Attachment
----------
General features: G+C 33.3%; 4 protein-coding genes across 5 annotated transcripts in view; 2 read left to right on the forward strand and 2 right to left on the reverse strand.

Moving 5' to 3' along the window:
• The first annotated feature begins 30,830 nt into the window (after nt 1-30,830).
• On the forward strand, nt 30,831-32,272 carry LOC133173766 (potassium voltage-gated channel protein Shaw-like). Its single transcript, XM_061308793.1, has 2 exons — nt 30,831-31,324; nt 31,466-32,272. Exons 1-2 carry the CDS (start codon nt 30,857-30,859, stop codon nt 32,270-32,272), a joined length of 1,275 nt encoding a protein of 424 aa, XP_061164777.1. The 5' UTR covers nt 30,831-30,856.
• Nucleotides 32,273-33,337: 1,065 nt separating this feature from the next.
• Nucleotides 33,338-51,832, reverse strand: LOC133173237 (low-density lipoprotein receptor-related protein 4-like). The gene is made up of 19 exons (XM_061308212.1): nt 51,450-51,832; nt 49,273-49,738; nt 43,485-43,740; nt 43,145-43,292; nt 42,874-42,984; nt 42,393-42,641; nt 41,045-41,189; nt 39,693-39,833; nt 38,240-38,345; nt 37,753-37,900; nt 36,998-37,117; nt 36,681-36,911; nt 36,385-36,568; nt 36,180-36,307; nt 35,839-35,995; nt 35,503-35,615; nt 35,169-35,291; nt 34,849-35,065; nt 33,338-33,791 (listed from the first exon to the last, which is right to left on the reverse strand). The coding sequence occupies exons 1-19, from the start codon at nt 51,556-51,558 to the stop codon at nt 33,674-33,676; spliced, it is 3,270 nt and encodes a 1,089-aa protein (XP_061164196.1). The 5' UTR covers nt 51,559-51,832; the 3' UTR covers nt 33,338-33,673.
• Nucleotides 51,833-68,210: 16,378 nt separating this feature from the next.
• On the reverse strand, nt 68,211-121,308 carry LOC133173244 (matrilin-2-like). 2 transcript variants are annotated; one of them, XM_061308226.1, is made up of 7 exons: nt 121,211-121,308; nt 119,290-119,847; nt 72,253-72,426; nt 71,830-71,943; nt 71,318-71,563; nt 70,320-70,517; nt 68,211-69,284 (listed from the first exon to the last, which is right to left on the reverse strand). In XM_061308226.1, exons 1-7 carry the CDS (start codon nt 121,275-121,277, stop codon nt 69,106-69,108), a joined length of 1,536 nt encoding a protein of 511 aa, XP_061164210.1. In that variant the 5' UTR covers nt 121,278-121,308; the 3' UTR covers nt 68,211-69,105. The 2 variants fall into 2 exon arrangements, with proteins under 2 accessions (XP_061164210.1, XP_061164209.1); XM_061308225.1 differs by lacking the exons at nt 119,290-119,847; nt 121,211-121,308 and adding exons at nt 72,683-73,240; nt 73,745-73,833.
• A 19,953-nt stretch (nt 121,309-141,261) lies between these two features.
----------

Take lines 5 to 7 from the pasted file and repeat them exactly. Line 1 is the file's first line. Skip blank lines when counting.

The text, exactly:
• Nucleotides 32,273-33,337: 1,065 nt separating this feature from the next.
• Nucleotides 33,338-51,832, reverse strand: LOC133173237 (low-density lipoprotein receptor-related protein 4-like). The gene is made up of 19 exons (XM_061308212.1): nt 51,450-51,832; nt 49,273-49,738; nt 43,485-43,740; nt 43,145-43,292; nt 42,874-42,984; nt 42,393-42,641; nt 41,045-41,189; nt 39,693-39,833; nt 38,240-38,345; nt 37,753-37,900; nt 36,998-37,117; nt 36,681-36,911; nt 36,385-36,568; nt 36,180-36,307; nt 35,839-35,995; nt 35,503-35,615; nt 35,169-35,291; nt 34,849-35,065; nt 33,338-33,791 (listed from the first exon to the last, which is right to left on the reverse strand). The coding sequence occupies exons 1-19, from the start codon at nt 51,556-51,558 to the stop codon at nt 33,674-33,676; spliced, it is 3,270 nt and encodes a 1,089-aa protein (XP_061164196.1). The 5' UTR covers nt 51,559-51,832; the 3' UTR covers nt 33,338-33,673.
• Nucleotides 51,833-68,210: 16,378 nt separating this feature from the next.